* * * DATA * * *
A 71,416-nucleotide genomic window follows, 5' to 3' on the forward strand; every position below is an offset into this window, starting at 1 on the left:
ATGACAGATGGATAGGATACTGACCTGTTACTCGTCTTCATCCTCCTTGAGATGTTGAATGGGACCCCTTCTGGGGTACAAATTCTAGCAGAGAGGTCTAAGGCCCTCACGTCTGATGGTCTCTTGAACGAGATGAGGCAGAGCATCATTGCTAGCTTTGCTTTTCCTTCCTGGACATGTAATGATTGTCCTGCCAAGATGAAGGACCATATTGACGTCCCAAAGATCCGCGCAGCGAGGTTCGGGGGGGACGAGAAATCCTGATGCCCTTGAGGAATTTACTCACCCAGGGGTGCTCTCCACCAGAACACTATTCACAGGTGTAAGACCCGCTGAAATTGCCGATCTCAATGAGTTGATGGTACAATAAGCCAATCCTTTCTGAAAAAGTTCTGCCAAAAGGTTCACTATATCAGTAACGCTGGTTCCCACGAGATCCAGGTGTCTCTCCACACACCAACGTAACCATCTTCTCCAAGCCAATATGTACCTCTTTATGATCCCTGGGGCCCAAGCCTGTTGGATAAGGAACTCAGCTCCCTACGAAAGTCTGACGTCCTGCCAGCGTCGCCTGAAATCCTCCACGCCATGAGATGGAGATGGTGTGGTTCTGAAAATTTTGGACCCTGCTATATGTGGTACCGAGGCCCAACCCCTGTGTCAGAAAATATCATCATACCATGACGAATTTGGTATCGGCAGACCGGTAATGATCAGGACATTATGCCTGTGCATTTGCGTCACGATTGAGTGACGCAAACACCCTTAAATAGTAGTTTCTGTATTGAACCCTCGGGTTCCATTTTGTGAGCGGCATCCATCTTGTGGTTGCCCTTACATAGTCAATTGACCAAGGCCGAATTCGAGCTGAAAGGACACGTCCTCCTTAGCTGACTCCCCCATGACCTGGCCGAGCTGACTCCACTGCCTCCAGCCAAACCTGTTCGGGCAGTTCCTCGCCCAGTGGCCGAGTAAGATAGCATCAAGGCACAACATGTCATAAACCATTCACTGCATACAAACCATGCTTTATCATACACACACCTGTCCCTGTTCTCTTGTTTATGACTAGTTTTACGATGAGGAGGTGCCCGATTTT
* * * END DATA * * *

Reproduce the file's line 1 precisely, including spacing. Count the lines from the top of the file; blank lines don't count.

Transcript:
A 71,416-nucleotide genomic window follows, 5' to 3' on the forward strand; every position below is an offset into this window, starting at 1 on the left: